Sex determination in vertebrates depends on the expression of a conserved network of genes. Sea turtles such as Lepidochelys olivacea have temperature-dependent sex determination. The present work analyses some of the epigenetic processes involved in this. We describe sexual dimorphism in global DNA methylation patterns between ovaries and testes of L. olivacea and show that the differences may arise from a combination of DNA methylation and demethylation events that occur during sex determination. Irrespective of incubation temperature, 5-hydroxymethylcytosine was abundant in the bipotential gonad; however, following sex determination, this modification was no longer found in pre-Sertoli cells in the testes...
September 15, 2016: General and Comparative Endocrinology
Nadav Pezaro, J Sean Doody, Michael B Thompson
Sex-determining mechanisms are broadly categorised as being based on either genetic or environmental factors. Vertebrate sex determination exhibits remarkable diversity but displays distinct phylogenetic patterns. While all eutherian mammals possess XY male heterogamety and female heterogamety (ZW) is ubiquitous in birds, poikilothermic vertebrates (fish, amphibians and reptiles) exhibit multiple genetic sex-determination (GSD) systems as well as environmental sex determination (ESD). Temperature is the factor controlling ESD in reptiles and temperature-dependent sex determination (TSD) in reptiles has become a focal point in the study of this phenomenon...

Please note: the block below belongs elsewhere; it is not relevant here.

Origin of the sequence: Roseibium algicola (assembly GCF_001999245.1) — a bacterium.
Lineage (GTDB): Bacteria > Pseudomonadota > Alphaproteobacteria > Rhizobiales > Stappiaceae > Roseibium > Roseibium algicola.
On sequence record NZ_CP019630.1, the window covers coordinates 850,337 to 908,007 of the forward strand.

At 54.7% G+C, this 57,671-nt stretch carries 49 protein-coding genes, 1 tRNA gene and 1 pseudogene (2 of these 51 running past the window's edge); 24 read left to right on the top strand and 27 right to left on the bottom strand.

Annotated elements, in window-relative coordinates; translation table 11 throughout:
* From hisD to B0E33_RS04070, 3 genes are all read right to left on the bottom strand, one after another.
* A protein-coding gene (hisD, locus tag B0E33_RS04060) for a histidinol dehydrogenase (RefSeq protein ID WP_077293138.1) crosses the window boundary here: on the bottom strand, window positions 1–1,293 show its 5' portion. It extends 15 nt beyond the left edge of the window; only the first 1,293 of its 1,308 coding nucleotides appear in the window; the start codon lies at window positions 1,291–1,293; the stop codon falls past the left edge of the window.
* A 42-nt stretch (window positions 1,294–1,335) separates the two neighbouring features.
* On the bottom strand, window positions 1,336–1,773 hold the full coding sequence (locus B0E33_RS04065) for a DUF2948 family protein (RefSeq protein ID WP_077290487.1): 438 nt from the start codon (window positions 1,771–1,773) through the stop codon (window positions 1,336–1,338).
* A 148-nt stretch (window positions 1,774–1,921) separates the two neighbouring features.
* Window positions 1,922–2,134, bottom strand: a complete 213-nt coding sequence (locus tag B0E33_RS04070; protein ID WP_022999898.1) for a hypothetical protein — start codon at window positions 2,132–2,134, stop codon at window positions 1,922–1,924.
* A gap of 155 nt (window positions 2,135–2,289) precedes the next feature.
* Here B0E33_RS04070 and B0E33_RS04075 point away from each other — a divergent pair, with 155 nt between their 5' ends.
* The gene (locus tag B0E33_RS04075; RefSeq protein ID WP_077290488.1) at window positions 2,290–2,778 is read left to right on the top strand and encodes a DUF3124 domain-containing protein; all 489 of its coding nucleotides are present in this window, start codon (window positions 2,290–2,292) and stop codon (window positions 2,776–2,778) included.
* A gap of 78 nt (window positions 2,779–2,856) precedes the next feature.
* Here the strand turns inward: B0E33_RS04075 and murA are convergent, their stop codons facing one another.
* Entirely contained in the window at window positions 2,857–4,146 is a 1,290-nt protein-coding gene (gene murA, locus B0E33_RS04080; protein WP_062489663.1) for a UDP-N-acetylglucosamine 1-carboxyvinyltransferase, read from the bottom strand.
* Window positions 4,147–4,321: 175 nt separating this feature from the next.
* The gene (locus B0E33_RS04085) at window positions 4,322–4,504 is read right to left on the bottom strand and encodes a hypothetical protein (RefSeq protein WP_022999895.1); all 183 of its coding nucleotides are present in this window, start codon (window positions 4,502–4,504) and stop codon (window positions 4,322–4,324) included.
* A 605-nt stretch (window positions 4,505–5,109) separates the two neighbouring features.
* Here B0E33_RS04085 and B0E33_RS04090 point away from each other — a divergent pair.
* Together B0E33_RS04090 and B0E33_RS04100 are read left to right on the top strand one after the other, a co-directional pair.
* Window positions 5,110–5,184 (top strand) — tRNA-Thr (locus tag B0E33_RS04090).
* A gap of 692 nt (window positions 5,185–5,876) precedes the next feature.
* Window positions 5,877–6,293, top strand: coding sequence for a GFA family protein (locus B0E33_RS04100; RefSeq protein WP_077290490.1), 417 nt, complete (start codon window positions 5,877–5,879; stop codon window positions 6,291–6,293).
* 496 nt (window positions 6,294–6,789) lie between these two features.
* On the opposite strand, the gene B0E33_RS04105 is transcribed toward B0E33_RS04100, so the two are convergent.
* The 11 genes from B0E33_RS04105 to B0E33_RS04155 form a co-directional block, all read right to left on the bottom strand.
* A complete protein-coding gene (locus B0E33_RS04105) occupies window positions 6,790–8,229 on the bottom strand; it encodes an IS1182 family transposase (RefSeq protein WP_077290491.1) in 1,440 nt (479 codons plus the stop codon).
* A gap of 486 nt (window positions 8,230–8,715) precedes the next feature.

June 14, 2016: Biological Reviews of the Cambridge Philosophical Society
Lisa E Schwanz